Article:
The Czech Republic has made a number of amendments to its cannabis regulations, which will improve conditions for the growing number of medical consumers in the country.
Approved in September and coming into force Jan. 1, the changes allow for medical cannabis products containing up to 1-per-cent THC, up from 0.3-per-cent THC previously.
According to the Czech Press Office, critics argue the provision to classify cannabis up to 1-per-cent THC as “technical hemp” violates international drug conventions, while supporters say the changes will help farmers.
Doctors will now prescribe medical pot electronically, instead of a special paper prescription.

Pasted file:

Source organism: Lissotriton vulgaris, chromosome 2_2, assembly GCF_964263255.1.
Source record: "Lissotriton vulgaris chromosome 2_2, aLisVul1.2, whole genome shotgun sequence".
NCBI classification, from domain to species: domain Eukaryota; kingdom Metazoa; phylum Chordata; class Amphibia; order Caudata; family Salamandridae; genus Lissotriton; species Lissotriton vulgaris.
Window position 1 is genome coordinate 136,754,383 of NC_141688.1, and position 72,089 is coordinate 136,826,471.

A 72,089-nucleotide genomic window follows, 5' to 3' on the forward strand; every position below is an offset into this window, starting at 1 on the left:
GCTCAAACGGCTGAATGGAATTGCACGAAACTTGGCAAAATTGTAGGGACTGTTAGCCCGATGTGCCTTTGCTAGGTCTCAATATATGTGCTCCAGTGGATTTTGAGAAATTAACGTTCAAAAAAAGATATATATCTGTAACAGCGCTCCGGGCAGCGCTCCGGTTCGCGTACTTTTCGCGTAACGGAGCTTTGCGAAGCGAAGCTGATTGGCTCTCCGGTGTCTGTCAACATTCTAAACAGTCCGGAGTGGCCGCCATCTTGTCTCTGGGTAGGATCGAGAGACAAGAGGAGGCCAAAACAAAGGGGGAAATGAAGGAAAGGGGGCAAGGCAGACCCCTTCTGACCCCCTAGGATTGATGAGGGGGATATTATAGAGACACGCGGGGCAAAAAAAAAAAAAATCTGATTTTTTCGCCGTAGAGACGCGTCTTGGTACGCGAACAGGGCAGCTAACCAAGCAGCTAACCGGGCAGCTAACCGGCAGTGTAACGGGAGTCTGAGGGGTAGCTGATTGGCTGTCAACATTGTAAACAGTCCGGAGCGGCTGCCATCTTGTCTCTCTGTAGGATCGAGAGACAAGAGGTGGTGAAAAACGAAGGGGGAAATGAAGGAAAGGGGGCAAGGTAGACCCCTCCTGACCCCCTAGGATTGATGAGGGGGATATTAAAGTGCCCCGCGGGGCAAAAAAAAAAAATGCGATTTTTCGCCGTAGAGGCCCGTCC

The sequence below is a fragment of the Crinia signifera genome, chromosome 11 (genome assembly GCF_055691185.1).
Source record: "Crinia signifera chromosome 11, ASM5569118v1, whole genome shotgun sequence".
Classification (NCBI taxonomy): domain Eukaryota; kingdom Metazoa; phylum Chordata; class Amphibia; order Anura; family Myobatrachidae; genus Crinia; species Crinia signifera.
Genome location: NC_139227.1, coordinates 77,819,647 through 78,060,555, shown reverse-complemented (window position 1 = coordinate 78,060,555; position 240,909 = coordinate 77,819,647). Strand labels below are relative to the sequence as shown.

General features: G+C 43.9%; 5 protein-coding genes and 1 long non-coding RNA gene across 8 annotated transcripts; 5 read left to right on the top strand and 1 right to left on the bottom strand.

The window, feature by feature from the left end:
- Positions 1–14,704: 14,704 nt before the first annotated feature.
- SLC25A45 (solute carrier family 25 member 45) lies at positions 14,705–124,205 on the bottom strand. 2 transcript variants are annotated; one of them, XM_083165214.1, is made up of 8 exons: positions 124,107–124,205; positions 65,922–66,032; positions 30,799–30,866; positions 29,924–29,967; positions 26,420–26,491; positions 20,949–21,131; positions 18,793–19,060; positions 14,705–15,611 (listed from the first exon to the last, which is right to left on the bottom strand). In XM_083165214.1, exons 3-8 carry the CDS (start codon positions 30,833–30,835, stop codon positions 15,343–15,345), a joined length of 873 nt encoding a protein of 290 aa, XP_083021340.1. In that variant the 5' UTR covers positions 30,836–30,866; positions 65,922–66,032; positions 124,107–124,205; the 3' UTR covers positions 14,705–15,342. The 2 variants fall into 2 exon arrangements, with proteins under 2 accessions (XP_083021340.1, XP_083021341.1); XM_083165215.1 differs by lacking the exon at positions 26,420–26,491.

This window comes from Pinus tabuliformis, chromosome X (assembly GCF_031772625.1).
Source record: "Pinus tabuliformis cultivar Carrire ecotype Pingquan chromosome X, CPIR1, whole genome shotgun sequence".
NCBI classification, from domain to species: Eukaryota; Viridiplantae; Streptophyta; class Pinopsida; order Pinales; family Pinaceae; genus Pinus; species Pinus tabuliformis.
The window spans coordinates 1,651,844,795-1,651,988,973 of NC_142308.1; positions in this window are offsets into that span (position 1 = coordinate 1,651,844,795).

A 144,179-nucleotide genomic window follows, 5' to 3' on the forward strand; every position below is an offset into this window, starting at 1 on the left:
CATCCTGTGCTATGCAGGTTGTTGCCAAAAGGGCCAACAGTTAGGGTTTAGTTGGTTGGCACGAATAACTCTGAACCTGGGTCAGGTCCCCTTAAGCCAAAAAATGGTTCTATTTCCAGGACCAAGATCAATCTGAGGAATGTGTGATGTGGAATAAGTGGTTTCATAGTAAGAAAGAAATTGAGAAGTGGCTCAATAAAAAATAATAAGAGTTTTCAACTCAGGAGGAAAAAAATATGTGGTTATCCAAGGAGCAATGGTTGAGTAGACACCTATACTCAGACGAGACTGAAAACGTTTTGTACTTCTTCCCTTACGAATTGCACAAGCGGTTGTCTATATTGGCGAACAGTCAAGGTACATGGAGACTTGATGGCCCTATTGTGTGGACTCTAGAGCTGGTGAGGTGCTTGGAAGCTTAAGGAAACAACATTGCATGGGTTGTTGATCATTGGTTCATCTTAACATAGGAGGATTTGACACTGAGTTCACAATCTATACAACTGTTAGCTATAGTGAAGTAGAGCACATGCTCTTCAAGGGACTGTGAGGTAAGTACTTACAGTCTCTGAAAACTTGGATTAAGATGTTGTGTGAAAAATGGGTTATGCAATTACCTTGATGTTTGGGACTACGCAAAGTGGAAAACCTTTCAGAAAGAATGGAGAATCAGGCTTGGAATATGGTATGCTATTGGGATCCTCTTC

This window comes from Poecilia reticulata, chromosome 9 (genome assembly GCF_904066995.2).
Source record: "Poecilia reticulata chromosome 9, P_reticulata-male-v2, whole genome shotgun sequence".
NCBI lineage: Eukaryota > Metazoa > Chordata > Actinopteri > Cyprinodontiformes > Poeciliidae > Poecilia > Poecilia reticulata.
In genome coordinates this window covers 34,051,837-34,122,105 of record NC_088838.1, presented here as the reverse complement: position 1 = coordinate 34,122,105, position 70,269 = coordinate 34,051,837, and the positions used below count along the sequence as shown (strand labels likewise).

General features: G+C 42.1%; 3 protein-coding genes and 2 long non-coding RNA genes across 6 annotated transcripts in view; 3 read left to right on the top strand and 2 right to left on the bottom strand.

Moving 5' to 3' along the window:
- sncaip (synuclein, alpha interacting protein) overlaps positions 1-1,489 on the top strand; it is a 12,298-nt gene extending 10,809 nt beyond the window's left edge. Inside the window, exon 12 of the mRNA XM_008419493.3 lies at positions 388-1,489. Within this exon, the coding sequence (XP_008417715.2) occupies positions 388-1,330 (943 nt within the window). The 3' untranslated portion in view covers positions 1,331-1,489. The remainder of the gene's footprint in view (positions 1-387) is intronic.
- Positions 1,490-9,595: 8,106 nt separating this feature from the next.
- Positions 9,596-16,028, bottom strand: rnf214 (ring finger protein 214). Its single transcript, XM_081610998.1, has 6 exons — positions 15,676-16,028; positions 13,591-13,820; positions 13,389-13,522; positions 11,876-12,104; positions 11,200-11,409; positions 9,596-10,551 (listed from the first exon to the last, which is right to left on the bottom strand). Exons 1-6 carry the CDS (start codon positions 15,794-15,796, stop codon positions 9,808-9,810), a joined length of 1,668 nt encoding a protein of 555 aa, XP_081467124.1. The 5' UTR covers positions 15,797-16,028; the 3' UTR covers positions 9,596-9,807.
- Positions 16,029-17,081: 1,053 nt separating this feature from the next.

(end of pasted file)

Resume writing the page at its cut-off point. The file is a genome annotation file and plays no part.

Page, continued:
The amendments show the nation softening its attitude toward cannabis as medicine.
Since last year, medical cannabis has been covered by insurance companies, and patients now enjoy up to 90-per-cent coverage.
Now, commercial entities will be allowed to cultivate it, and the Ministry of Health promises competition will help to reduce costs further.
According to ministry data, from January to November 2021, almost 100 kilograms of medical cannabis were dispensed to patients, up 51 per cent from 66 kilograms in 2020.
Over the same period, the unique number of patients rose almost 30 per cent to 4,370 from 3,375. In 2018, just 5 grams went to 447 patients.
Medical cannabis was legalized in the Czech Republic in 2013, but the system has been plagued by supply issues and a lack of authorized sellers. The lagging industry gathered significant momentum in 2020, which continues to pick up speed.